NFD 2012 - Julian Gilbert: Building A Financial Roadmap
Question by SA from London:
Hi, I have previously had a pension through my corporate employer but am not making any contibutions since setting up my ltd company. I recognise the need to set something up and would like to do some research so that I make the right decision. Could you help by identifying what questions I should be asking and what choices I might need to make. E.g. Company or personal, charges, fund choices...
It is normally more tax efficient for you to make pension contributions through your company than personally, though there are a few exceptions. You should decide whether you want to set up the scheme on your own or with the help of an adviser.
Care needs to be taken in deciding how much risk you wish to take and select a good balance in fund choices between bonds and equities.
Regarding charges, it depends on how much help you want and the type of funds. For a basic hands off pension, stakeholder will keep costs low. If you are working with an adviser or want a wider choice of funds, a SIPP (Self Invested Personal Pension) may be more appropriate.
Question by David in Bristol:
Is there a pension plan specifically suited to freelancers?
Hi David, not really, but there are advisers that specialise in giving advice to contractors to cover your tax position. You should choose a pension that suits your requirements. Eg. If you want low charges look at stakeholder pensions, if you want more fund choice a SIPP (Self Invested Personal Pension) may be preferable.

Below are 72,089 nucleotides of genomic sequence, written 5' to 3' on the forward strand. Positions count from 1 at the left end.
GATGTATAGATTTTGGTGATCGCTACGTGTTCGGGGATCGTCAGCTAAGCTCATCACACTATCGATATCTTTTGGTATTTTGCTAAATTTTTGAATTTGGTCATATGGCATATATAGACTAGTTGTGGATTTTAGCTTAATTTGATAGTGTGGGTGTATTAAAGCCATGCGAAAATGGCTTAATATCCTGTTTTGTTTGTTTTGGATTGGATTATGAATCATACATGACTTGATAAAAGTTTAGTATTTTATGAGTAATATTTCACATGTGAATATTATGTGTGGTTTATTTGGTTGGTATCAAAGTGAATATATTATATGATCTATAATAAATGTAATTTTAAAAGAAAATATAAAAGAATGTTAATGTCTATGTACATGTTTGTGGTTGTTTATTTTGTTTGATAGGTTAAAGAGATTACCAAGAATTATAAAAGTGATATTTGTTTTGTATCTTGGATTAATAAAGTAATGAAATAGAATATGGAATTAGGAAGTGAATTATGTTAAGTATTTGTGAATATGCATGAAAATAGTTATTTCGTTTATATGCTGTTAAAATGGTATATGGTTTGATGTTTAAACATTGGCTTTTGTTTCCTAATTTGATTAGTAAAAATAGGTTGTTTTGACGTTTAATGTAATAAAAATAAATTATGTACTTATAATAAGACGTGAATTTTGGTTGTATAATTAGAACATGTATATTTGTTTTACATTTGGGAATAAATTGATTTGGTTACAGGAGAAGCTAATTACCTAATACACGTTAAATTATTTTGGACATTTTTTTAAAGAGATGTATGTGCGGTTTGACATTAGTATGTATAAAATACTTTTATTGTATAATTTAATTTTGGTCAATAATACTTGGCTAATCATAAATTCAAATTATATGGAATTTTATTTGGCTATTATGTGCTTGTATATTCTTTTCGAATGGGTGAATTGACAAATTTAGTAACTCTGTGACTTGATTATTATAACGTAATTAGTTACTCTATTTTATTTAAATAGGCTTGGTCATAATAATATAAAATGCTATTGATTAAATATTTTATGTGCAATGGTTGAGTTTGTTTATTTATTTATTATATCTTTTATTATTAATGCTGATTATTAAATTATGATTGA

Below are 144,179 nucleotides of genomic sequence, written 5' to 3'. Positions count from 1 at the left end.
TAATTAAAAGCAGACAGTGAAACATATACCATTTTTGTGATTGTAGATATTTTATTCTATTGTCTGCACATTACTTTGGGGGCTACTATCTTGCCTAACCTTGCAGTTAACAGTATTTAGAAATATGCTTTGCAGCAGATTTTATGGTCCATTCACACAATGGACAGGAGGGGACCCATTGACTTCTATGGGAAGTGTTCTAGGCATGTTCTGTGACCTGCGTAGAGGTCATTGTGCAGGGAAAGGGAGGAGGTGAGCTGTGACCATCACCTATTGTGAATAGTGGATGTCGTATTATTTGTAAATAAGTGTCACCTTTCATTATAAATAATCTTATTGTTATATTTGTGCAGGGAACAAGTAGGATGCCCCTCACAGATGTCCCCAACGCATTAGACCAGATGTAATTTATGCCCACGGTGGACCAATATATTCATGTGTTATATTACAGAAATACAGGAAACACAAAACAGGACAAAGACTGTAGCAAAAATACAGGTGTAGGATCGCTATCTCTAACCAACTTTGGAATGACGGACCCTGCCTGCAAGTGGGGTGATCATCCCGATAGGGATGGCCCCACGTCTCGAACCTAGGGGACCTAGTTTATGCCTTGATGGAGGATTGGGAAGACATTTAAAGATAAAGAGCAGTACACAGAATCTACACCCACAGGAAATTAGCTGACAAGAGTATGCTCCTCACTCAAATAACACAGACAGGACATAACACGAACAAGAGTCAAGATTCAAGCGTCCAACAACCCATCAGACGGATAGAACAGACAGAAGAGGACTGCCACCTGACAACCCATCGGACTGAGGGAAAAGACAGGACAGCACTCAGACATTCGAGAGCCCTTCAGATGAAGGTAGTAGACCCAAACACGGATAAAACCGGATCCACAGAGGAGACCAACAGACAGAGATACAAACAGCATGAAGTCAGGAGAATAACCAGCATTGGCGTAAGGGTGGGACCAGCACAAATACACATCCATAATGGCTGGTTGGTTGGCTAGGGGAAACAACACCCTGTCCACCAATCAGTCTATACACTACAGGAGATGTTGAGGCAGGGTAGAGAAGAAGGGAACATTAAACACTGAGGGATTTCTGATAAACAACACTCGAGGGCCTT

Question by Saif, North East:
When I worked for an employer the company set up a pension plan which I've continued with since I left to go freelance. I've heard it might be more efficient to transfer this to my limited company. Is that true? How do I go about it?
For the vast majority of contractors, it’s more cost effective to make pension contributions from the company than personally. Normally you can only continue with a company scheme if it is a Group Personal Pension (GPP). These schemes are often cheap on charges, but fairly vanilla in terms of fund choices, so check that you are happy with that first. Speak to the GPP administrators. They should be able to set up the contributions with a direct debit from your company bank account, but they may need to see other documentation such as proof of incorporation for your company.
Question by Andrew from London:
I'm taking out new life assurance policies for me and my wife and am wondering if we can put these through the business as 'Death in Service' benefit? (We're both shareholders, although my wife is not working in the business). On a separate topic, I'm also taking out an income protection policy for myself - again, can this be put through the business?
Hi Andrew, You (the contractor) can take out a single life policy and pay through the company as long as it is a “Relevant Life Policy” (RLP). These policies must be put in trust to qualify. Your wife will only be able to do an RLP if she takes a salary from the business, otherwise the policy will have to be paid personally. The Income Protection policy can be paid by the business as long as it is an Executive version. In this case premiums are allowable and if you claim, the proceeds are paid into the business and can be extracted as salary and dividends. You may wish to consult with a financial adviser who specialises with contractors as it may be the easiest way to get these policies set up.
Question by Sabrina from Ealing:
What advice would you give to someone new to freelancing and on a lower rate than many established contractors who have more finances to invest in their financial future?
How much to invest will depend on your cashflow. If your budget is tight, I would still recommend that you put money aside for long term saving. 5% of your billing rate as a minimum, ideally 10%. As your earnings increase you should aim towards 15% of the billing rate.